Honors Course Learning Goals:

These Honors course learning goals are centered on the four pillars of Temple Honors and will create a thread of commonality and consistency amongst all Honors courses. Honors goals do not take priority over content-related learning outcomes, but rather, serve as complementary learning objectives to help distinguish Honors vs Non-Honors courses. 

Intellectual Curiosity
Inclusive Community
Social Courage
Integrity in Leadership
  • Prioritize learning for the sake of learning, with the primary goal of mastery and not just demonstrated performance
  • Practice metacognitive critical thinking and inquiry skills
  • Work through the scaffolded process of receiving, questioning, and creating knowledge
  • Explore areas of interest
  • Focus on collaboration over competition
  • Connect with faculty and classmates in the pursuit of common goals through interdependence and mutual respect
  • Engage in active questioning and examination of the self in relation to course content
  • Apply information in creative ways to address complex, real-world problems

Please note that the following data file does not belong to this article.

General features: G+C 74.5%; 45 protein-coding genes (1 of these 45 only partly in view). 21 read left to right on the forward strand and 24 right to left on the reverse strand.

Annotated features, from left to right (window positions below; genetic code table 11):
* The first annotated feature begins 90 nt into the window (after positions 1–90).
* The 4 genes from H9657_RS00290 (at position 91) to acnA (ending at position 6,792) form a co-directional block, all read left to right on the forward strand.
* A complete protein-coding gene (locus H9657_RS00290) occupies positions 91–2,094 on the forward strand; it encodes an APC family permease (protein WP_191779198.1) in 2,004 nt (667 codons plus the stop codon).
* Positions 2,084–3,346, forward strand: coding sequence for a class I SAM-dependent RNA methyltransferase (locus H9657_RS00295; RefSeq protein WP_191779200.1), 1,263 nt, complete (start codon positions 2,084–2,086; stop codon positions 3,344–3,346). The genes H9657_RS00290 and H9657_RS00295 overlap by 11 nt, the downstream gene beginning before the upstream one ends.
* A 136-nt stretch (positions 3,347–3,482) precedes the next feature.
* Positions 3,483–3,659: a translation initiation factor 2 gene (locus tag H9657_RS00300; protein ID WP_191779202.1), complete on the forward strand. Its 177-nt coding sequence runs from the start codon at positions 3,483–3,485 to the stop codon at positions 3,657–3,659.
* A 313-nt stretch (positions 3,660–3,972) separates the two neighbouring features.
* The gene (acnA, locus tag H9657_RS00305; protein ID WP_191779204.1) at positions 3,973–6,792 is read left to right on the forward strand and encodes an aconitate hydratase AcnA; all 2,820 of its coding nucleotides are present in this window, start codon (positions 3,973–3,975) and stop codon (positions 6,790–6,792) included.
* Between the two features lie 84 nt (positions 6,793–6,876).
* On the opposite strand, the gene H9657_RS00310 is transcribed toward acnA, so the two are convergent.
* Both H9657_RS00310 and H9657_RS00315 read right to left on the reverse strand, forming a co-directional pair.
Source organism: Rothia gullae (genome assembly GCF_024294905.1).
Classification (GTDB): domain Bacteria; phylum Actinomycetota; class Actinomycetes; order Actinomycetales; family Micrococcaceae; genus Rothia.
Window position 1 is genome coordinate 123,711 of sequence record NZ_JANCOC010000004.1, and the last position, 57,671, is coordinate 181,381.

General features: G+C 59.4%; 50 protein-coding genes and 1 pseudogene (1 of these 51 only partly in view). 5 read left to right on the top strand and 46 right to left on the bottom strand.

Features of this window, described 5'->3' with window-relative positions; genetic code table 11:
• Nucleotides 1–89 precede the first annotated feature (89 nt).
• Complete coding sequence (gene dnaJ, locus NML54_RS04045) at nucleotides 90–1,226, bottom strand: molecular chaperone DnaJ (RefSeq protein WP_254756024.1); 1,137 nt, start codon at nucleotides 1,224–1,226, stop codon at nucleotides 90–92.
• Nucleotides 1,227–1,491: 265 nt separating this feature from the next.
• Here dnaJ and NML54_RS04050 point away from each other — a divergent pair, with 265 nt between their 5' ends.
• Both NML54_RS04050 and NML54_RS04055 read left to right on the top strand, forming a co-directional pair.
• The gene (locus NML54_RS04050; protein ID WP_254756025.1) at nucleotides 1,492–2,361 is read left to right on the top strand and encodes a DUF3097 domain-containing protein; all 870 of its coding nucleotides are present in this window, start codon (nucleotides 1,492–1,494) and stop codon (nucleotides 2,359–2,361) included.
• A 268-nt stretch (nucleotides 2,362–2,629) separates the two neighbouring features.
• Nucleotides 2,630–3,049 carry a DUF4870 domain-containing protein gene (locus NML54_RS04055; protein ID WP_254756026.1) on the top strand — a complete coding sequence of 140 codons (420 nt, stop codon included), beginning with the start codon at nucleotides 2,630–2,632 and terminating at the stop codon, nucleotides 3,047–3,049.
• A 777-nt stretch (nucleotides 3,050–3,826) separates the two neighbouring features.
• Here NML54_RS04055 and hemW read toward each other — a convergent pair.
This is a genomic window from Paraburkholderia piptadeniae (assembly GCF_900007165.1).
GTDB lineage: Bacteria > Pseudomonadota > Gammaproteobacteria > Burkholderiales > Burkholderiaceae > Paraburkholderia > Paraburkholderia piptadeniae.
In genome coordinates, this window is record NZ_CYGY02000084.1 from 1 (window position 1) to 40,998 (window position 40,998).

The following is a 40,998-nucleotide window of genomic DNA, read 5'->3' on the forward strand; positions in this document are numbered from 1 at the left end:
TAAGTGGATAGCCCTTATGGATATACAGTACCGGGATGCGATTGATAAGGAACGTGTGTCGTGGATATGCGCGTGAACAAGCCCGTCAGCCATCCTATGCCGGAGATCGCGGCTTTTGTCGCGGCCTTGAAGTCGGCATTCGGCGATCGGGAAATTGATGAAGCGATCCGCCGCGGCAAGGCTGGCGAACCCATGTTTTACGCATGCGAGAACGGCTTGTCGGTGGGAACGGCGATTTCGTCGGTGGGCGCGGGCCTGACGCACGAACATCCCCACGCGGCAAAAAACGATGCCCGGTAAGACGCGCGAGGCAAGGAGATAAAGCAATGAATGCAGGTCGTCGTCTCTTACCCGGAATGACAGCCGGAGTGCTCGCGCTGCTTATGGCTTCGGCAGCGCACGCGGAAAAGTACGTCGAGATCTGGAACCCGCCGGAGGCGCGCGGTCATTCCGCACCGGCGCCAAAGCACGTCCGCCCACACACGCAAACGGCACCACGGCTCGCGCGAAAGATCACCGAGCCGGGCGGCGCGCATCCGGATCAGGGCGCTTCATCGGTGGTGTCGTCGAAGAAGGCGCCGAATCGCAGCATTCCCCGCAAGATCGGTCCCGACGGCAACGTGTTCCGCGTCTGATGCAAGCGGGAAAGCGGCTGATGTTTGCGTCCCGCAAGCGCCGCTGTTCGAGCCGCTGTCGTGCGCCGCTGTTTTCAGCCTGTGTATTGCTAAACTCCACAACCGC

• Acquire practical experience and skills to address issues that lead to engaged citizenship
  • Observe varying models of leadership, demonstrated by professors and peers
  • Identify personal strengths and opportunities for growth

There is no single model, pedagogy, or structure for an Honors class. However, using the four pillars for guidance, Temple Honors encourages the following broad areas of emphasis for developing and teaching Honors courses and accomplishing Honors Course Learning Goals.  

Ideal Features of an Honors Course

We urge faculty to participate and engage Honors students through the following Temple programs: 

  • Diamond Scholar Research Program 
  • LAURAs in CLA 
  • Symposium support  

  • Diamond Peer Teachers / Gen Ed Peer Teachers  

  • Serving as First or Second Reader for Honors (and departmental) Thesis Program 

  • Gen Ed PEX Grants 

  • Ruth Ost Fund